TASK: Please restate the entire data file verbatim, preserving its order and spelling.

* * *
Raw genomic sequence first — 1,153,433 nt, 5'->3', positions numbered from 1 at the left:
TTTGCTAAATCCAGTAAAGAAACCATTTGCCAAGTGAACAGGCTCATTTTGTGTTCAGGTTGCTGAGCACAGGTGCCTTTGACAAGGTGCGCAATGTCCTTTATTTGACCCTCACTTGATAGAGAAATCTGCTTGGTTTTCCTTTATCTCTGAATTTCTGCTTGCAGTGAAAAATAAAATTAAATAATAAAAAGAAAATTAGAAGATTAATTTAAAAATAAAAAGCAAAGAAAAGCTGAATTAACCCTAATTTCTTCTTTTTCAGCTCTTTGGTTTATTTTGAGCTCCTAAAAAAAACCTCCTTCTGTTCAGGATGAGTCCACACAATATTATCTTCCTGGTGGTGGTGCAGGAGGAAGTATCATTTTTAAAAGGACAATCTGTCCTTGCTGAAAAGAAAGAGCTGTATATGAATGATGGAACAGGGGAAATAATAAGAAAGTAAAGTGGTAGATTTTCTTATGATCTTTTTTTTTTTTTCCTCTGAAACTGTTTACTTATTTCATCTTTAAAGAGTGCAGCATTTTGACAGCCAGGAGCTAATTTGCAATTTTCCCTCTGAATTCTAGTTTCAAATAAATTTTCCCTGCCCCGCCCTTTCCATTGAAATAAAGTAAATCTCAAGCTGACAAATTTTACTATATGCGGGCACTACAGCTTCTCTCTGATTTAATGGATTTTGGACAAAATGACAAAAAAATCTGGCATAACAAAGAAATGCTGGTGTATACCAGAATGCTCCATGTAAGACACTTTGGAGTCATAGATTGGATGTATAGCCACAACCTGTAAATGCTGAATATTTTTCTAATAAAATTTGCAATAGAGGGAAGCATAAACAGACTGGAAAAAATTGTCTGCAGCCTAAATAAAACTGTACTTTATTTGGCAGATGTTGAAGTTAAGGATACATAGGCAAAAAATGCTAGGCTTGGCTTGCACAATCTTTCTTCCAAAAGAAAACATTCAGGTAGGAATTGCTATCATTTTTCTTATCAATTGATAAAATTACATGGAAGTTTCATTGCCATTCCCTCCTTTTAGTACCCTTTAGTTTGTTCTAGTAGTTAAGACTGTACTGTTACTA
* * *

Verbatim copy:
Raw genomic sequence first — 1,153,433 nt, 5'->3', positions numbered from 1 at the left:
TTTGCTAAATCCAGTAAAGAAACCATTTGCCAAGTGAACAGGCTCATTTTGTGTTCAGGTTGCTGAGCACAGGTGCCTTTGACAAGGTGCGCAATGTCCTTTATTTGACCCTCACTTGATAGAGAAATCTGCTTGGTTTTCCTTTATCTCTGAATTTCTGCTTGCAGTGAAAAATAAAATTAAATAATAAAAAGAAAATTAGAAGATTAATTTAAAAATAAAAAGCAAAGAAAAGCTGAATTAACCCTAATTTCTTCTTTTTCAGCTCTTTGGTTTATTTTGAGCTCCTAAAAAAAACCTCCTTCTGTTCAGGATGAGTCCACACAATATTATCTTCCTGGTGGTGGTGCAGGAGGAAGTATCATTTTTAAAAGGACAATCTGTCCTTGCTGAAAAGAAAGAGCTGTATATGAATGATGGAACAGGGGAAATAATAAGAAAGTAAAGTGGTAGATTTTCTTATGATCTTTTTTTTTTTTTCCTCTGAAACTGTTTACTTATTTCATCTTTAAAGAGTGCAGCATTTTGACAGCCAGGAGCTAATTTGCAATTTTCCCTCTGAATTCTAGTTTCAAATAAATTTTCCCTGCCCCGCCCTTTCCATTGAAATAAAGTAAATCTCAAGCTGACAAATTTTACTATATGCGGGCACTACAGCTTCTCTCTGATTTAATGGATTTTGGACAAAATGACAAAAAAATCTGGCATAACAAAGAAATGCTGGTGTATACCAGAATGCTCCATGTAAGACACTTTGGAGTCATAGATTGGATGTATAGCCACAACCTGTAAATGCTGAATATTTTTCTAATAAAATTTGCAATAGAGGGAAGCATAAACAGACTGGAAAAAATTGTCTGCAGCCTAAATAAAACTGTACTTTATTTGGCAGATGTTGAAGTTAAGGATACATAGGCAAAAAATGCTAGGCTTGGCTTGCACAATCTTTCTTCCAAAAGAAAACATTCAGGTAGGAATTGCTATCATTTTTCTTATCAATTGATAAAATTACATGGAAGTTTCATTGCCATTCCCTCCTTTTAGTACCCTTTAGTTTGTTCTAGTAGTTAAGACTGTACTGTTACTA